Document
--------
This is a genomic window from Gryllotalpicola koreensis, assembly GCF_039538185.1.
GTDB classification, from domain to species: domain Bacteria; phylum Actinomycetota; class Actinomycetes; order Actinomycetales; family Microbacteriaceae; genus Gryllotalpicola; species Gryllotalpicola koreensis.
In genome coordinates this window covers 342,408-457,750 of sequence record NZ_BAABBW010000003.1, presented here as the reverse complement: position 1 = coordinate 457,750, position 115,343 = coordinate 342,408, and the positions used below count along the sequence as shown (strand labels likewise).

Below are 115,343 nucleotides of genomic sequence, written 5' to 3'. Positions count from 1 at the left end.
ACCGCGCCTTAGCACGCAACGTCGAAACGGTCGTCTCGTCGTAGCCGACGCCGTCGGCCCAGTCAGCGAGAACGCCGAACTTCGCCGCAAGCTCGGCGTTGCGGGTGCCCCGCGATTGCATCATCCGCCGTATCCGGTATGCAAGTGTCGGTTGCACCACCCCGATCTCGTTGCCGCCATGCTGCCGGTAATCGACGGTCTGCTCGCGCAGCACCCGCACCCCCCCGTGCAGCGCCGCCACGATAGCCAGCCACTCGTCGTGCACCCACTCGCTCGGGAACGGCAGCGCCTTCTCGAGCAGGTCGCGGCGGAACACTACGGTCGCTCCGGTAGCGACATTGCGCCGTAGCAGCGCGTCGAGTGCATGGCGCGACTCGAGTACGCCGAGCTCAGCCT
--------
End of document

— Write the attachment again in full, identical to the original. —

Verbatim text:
This is a genomic window from Gryllotalpicola koreensis, assembly GCF_039538185.1.
GTDB classification, from domain to species: domain Bacteria; phylum Actinomycetota; class Actinomycetes; order Actinomycetales; family Microbacteriaceae; genus Gryllotalpicola; species Gryllotalpicola koreensis.
In genome coordinates this window covers 342,408-457,750 of sequence record NZ_BAABBW010000003.1, presented here as the reverse complement: position 1 = coordinate 457,750, position 115,343 = coordinate 342,408, and the positions used below count along the sequence as shown (strand labels likewise).

Below are 115,343 nucleotides of genomic sequence, written 5' to 3'. Positions count from 1 at the left end.
ACCGCGCCTTAGCACGCAACGTCGAAACGGTCGTCTCGTCGTAGCCGACGCCGTCGGCCCAGTCAGCGAGAACGCCGAACTTCGCCGCAAGCTCGGCGTTGCGGGTGCCCCGCGATTGCATCATCCGCCGTATCCGGTATGCAAGTGTCGGTTGCACCACCCCGATCTCGTTGCCGCCATGCTGCCGGTAATCGACGGTCTGCTCGCGCAGCACCCGCACCCCCCCGTGCAGCGCCGCCACGATAGCCAGCCACTCGTCGTGCACCCACTCGCTCGGGAACGGCAGCGCCTTCTCGAGCAGGTCGCGGCGGAACACTACGGTCGCTCCGGTAGCGACATTGCGCCGTAGCAGCGCGTCGAGTGCATGGCGCGACTCGAGTACGCCGAGCTCAGCCT